"It was rough," Baldwin said. "I held out hope for a long time, but unfortunately, it didn’t go the way that I thought it was going to go.
"I thought that a lot of the things that we had seen in the past few months brought up a lot of old emotions and old feelings. And in terms of growing up in the South [Florida] and being around a more conservative area, it resonated with me pretty painfully that that’s what our population wanted. That’s what the country wanted. To move in that direction, it’s disheartening."
Baldwin, the son of a police officer, has created a "Building Bridges" task force this year to use his platform to bring members of law enforcement closer to the communities that they serve.
He has called for attorneys general in all 50 states to review their police training policies. Baldwin has the support of Washington state attorney general Bob Ferguson and has hosted police officers at the Seahawks' practice facility.
"As we’ve grown as a country, we’ve allowed our fears and our doubts and our questions about things that we don’t know to become more divisive than uniting us as a country, as a people," Baldwin said.
"And in doing so, we’ve taken facts and knowledge and information and the importance of that, and we’ve replaced it with just our beliefs and the beliefs of what we should fear or the beliefs of what our problems are. Those seem to resonate more with the voices or the ears and eyes of people in our culture and in our country more so than the facts. That to me is my belief, and that’s why it’s so disappointing."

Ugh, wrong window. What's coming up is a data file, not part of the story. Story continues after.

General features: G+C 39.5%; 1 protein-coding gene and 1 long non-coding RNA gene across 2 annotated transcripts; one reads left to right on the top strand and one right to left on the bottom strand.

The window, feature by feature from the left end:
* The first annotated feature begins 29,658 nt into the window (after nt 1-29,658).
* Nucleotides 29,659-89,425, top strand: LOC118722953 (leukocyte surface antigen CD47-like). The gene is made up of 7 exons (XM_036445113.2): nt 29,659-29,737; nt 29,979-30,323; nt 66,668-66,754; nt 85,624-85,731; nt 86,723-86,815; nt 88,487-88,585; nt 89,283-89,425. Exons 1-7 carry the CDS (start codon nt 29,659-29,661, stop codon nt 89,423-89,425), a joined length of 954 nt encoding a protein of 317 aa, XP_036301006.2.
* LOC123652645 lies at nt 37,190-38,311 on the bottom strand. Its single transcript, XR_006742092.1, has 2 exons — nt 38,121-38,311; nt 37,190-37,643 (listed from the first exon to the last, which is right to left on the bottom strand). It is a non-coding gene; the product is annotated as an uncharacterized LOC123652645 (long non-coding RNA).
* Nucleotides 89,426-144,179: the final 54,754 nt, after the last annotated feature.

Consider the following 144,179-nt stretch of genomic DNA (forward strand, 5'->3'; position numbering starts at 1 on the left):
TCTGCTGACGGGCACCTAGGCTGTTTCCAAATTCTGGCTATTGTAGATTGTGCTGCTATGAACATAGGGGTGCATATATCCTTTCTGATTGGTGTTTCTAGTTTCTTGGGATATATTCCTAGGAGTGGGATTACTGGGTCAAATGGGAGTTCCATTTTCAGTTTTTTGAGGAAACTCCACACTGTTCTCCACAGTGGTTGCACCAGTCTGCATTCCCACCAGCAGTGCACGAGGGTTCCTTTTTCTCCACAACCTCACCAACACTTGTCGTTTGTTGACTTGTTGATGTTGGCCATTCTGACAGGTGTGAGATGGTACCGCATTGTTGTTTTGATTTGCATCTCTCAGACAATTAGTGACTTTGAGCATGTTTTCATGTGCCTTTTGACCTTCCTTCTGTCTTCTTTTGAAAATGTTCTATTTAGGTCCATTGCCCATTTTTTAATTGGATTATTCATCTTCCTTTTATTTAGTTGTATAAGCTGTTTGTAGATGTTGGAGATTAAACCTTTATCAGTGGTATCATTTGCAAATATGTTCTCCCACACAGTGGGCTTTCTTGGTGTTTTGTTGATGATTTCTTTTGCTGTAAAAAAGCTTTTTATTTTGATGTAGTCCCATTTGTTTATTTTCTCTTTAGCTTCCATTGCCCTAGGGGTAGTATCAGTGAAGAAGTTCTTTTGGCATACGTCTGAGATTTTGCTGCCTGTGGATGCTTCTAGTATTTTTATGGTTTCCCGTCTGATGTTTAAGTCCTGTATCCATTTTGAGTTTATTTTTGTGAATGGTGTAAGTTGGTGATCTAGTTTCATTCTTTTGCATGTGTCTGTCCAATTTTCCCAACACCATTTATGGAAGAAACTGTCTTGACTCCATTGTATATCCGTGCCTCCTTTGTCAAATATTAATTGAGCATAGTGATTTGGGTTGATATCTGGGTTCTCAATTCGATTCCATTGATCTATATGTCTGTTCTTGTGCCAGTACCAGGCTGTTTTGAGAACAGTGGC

On Twitter, Baldwin referred to a discussion the team had this past summer with sociologist and activist Harry Edwards.
Edwards told the players that the difference between a mob and a movement is the follow-through.
"It was in relation to everything, especially what I’m doing, the groundwork in terms of trying to bridge the gap between police officers and the community," Baldwin said. "At times, it’s been divisive because of the conversation, because of the political conversation that we’ve had in the context of what’s going on and what has been going on with the election, and now it’s become more divisive. And so it’s discouraging at some point, but the fight must continue.
"It’s an opportunity for us as individuals to educate ourselves more, to take the opportunity to join together more and to have the conversations, the difficult conversations. Because a lot of the times, what I’ve been seeing and what I’ve been discussing with my teammates and people outside this locker room is that there’s more of a divide in this country than we wanted to admit in terms of race, in terms of all kinds of things. We’ve been trying to hide it for so long, and I think this just brings it more to the forefront. So if there’s a silver lining in it to me, it’s that this conversation about what progress truly looks like is going to continue."